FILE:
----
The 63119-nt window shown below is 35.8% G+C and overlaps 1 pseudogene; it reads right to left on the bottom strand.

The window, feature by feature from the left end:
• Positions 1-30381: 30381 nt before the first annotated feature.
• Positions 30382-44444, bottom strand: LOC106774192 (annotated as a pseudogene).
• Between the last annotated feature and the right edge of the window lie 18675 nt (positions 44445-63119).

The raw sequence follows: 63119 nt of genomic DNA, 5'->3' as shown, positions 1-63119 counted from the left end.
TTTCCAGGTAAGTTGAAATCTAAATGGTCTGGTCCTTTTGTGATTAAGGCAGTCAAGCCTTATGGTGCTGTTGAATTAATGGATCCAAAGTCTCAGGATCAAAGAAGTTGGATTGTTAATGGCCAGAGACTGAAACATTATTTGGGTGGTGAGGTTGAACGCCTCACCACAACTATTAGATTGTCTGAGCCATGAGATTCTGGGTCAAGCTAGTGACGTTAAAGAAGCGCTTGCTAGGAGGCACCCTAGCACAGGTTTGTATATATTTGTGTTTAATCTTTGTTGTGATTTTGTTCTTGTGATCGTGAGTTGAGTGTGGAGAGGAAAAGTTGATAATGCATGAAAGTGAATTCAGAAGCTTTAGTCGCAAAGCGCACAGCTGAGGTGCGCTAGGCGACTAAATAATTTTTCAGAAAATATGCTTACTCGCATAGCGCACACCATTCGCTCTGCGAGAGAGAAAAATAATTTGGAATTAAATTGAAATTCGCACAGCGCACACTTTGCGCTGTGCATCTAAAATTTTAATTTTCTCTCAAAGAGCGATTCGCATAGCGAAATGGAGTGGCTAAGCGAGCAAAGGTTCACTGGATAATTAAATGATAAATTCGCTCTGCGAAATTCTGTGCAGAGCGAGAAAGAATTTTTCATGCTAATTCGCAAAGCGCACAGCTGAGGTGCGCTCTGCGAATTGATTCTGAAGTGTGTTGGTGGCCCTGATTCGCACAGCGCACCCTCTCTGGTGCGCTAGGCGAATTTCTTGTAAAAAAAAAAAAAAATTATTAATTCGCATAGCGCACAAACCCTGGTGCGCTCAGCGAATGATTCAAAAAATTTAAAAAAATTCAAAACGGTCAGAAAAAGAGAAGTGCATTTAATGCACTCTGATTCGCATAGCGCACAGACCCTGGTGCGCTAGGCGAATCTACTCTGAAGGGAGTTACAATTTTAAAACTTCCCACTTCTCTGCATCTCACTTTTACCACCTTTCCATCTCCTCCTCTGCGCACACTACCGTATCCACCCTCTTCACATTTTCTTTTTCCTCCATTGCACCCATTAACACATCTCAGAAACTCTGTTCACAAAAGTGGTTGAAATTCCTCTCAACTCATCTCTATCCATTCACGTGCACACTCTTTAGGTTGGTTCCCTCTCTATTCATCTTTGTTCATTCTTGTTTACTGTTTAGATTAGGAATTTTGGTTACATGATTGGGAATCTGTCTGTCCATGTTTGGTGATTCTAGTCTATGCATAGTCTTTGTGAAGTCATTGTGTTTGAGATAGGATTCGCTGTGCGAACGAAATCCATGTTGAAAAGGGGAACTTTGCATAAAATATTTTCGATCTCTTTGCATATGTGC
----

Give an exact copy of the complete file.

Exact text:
The 63119-nt window shown below is 35.8% G+C and overlaps 1 pseudogene; it reads right to left on the bottom strand.

The window, feature by feature from the left end:
• Positions 1-30381: 30381 nt before the first annotated feature.
• Positions 30382-44444, bottom strand: LOC106774192 (annotated as a pseudogene).
• Between the last annotated feature and the right edge of the window lie 18675 nt (positions 44445-63119).

The raw sequence follows: 63119 nt of genomic DNA, 5'->3' as shown, positions 1-63119 counted from the left end.
TTTCCAGGTAAGTTGAAATCTAAATGGTCTGGTCCTTTTGTGATTAAGGCAGTCAAGCCTTATGGTGCTGTTGAATTAATGGATCCAAAGTCTCAGGATCAAAGAAGTTGGATTGTTAATGGCCAGAGACTGAAACATTATTTGGGTGGTGAGGTTGAACGCCTCACCACAACTATTAGATTGTCTGAGCCATGAGATTCTGGGTCAAGCTAGTGACGTTAAAGAAGCGCTTGCTAGGAGGCACCCTAGCACAGGTTTGTATATATTTGTGTTTAATCTTTGTTGTGATTTTGTTCTTGTGATCGTGAGTTGAGTGTGGAGAGGAAAAGTTGATAATGCATGAAAGTGAATTCAGAAGCTTTAGTCGCAAAGCGCACAGCTGAGGTGCGCTAGGCGACTAAATAATTTTTCAGAAAATATGCTTACTCGCATAGCGCACACCATTCGCTCTGCGAGAGAGAAAAATAATTTGGAATTAAATTGAAATTCGCACAGCGCACACTTTGCGCTGTGCATCTAAAATTTTAATTTTCTCTCAAAGAGCGATTCGCATAGCGAAATGGAGTGGCTAAGCGAGCAAAGGTTCACTGGATAATTAAATGATAAATTCGCTCTGCGAAATTCTGTGCAGAGCGAGAAAGAATTTTTCATGCTAATTCGCAAAGCGCACAGCTGAGGTGCGCTCTGCGAATTGATTCTGAAGTGTGTTGGTGGCCCTGATTCGCACAGCGCACCCTCTCTGGTGCGCTAGGCGAATTTCTTGTAAAAAAAAAAAAAAATTATTAATTCGCATAGCGCACAAACCCTGGTGCGCTCAGCGAATGATTCAAAAAATTTAAAAAAATTCAAAACGGTCAGAAAAAGAGAAGTGCATTTAATGCACTCTGATTCGCATAGCGCACAGACCCTGGTGCGCTAGGCGAATCTACTCTGAAGGGAGTTACAATTTTAAAACTTCCCACTTCTCTGCATCTCACTTTTACCACCTTTCCATCTCCTCCTCTGCGCACACTACCGTATCCACCCTCTTCACATTTTCTTTTTCCTCCATTGCACCCATTAACACATCTCAGAAACTCTGTTCACAAAAGTGGTTGAAATTCCTCTCAACTCATCTCTATCCATTCACGTGCACACTCTTTAGGTTGGTTCCCTCTCTATTCATCTTTGTTCATTCTTGTTTACTGTTTAGATTAGGAATTTTGGTTACATGATTGGGAATCTGTCTGTCCATGTTTGGTGATTCTAGTCTATGCATAGTCTTTGTGAAGTCATTGTGTTTGAGATAGGATTCGCTGTGCGAACGAAATCCATGTTGAAAAGGGGAACTTTGCATAAAATATTTTCGATCTCTTTGCATATGTGC